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No 17 run games coming up this week.
Anyone have his stats since his perfect game? (how the fuck did he throw a perfect game...)
Go Bears, Blackhawks, White Sox, and Pioneers.
Just because I don't care doesn't mean I don't understand
His awfulness makes me even more proud that I called that after 2 innings.
off mobile and jumped on baseballreference...since his perfect game he is 4-13 (all wins last year, 8 losses this year) in 33 games (21 starts) with an 8.10 ERA
Wow, that is beyond terrible.
That's Nate Cornejo territory.
How did Galaraga??
He ain't in the league right now (I don't think)
History is full of ctappy pitchers throwing no hitters. Not all of them are Nolan Ryan
4 states of being in the cannabis society ------------
Which one are you??
None of them are - Ryan never threw a perfect game; 7 no-nos, but no perfect games.
Nate Cornejo reference
Was he actually a top prospect at one point?
There are plenty of subpar pitchers who have a no hitter, but the list of perfect game pitchers is much different.
During baseball's modern era, 21 pitchers have thrown perfect games. Most were accomplished major leaguers. Five are members of the Baseball Hall of Fame: Cy Young, Addie Joss, Jim Bunning, Sandy Koufax, and Catfish Hunter. A sixth, Randy Johnson, is a 300-game winner and five-time Cy Young Award recipient considered certain to be voted into the Hall of Fame when he becomes eligible in 2015. Roy Halladay has two Cy Young Awards and been on eight All-Star teams through 2012. David Cone won the Cy Young once and was named to five All-Star teams. Three other perfect-game throwers, Dennis Martínez, Kenny Rogers, and David Wells, each won over 200 major league games. Mark Buehrle has been an All-Star four times in his 13 major league seasons through 2012. Félix Hernández has also been a Cy Young Award winner and a three-time All-Star. For a few, the perfect game was the highlight of an otherwise unremarkable career. Mike Witt and Tom Browning were solid major league pitchers; Browning was a one-time all-star with a career record of 123-90 in 12 seasons, while Witt was a two-time all-star, going 117-116 in 12 seasons. Larsen, Charlie Robertson, and Len Barker were journeyman pitchers; each finished his major-league career with a losing record. Dallas Braden had a losing career record when he threw a perfect game in 2010, his fourth major league season. Philip Humber had never before thrown so much as a complete game prior to his perfect game, and he struggled mightily in the bulk of the season which followed it.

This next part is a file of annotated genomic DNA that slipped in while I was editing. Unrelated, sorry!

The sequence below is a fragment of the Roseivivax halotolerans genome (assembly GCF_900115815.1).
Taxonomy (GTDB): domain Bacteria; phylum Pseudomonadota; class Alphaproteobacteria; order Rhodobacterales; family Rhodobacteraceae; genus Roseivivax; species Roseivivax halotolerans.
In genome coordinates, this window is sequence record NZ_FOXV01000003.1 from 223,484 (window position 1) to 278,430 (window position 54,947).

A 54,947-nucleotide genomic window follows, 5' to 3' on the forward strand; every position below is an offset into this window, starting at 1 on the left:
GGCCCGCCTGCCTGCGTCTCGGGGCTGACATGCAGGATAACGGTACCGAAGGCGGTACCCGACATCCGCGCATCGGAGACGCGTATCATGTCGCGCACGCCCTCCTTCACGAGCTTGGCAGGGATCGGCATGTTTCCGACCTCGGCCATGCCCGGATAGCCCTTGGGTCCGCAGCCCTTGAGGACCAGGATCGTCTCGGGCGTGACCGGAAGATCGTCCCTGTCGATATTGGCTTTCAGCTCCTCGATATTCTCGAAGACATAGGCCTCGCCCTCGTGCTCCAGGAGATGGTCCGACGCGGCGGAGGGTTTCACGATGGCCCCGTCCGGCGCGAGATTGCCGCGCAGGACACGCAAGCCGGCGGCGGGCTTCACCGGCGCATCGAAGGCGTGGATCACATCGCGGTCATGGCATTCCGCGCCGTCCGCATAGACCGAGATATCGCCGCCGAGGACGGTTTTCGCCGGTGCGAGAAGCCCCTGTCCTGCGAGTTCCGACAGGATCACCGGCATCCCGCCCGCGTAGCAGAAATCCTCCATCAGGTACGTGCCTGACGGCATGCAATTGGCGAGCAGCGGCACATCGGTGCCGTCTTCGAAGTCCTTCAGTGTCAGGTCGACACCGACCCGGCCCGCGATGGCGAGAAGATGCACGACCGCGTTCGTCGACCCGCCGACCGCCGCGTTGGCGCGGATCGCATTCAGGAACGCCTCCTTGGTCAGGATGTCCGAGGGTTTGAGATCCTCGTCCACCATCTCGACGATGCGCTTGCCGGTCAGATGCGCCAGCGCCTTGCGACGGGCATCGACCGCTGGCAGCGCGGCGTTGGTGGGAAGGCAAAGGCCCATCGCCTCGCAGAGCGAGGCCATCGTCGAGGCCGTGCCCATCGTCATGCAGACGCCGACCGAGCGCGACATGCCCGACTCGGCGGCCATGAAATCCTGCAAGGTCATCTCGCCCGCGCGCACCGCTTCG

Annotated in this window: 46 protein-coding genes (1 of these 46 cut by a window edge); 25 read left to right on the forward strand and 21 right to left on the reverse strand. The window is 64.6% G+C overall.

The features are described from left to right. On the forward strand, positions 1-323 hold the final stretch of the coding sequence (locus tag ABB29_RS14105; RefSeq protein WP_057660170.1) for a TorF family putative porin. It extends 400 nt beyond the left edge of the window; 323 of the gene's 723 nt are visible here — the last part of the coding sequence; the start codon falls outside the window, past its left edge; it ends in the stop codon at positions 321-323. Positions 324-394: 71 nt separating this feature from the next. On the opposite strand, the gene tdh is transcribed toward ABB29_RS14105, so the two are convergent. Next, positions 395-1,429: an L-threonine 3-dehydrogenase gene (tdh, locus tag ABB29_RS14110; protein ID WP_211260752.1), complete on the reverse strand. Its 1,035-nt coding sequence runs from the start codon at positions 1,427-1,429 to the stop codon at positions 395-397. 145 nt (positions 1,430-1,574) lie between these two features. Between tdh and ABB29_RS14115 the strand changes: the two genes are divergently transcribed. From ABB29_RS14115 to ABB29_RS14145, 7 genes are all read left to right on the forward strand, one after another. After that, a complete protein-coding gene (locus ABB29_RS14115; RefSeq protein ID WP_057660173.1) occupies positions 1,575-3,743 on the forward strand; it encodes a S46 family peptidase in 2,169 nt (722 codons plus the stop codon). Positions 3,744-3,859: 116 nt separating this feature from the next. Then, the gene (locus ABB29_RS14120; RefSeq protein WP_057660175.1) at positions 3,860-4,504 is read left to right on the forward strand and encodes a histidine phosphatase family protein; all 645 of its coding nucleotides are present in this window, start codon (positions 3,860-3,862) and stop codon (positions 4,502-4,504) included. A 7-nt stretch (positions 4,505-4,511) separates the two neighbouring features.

His stats are better. Look them up on your own.
He was good enough to get drafted 3rd overall. Baseball America ranked him as the 50th best prospect in 2005 and 73rd in 2007. Keith Law wrote on twitter the other day that he was overused at Rice and never fully recovered. I guess Rice has a track record of this with pitchers and he cited former Tigers first rounder Kenny Baugh as an example. Humber threw 353 innings in 3 years at Rice in 53 starts. Meanwhile he has thrown 353 innings at the MLB level over 51 starts and 38 relief appearances.
I don't want to be that guy that bashes kids for going to college but I believe there are a lot of coaches who try to maximize the use of a great young arm over the 3-4 years they have them and it isn't always in the best interest of the kid. Some kids can handle it. Verlander threw 335 innings over 3 years at ODU and Lincecum threw 341 over 3 seasons at Washington. But it ruins others.
If they kept him on I legitimately thought he had the chance to go 0-25 or worse.
Looking at his starts for the season he started out pretty well but the team never backed him up. Then something against Cleveland where he gave up 8 runs in a third of an inning and he hasn't been the same. Even after they moved him to the bullpen he still found ways to get a loss.
Are you like me and you wanted to see him get a shot at losing 25 games?
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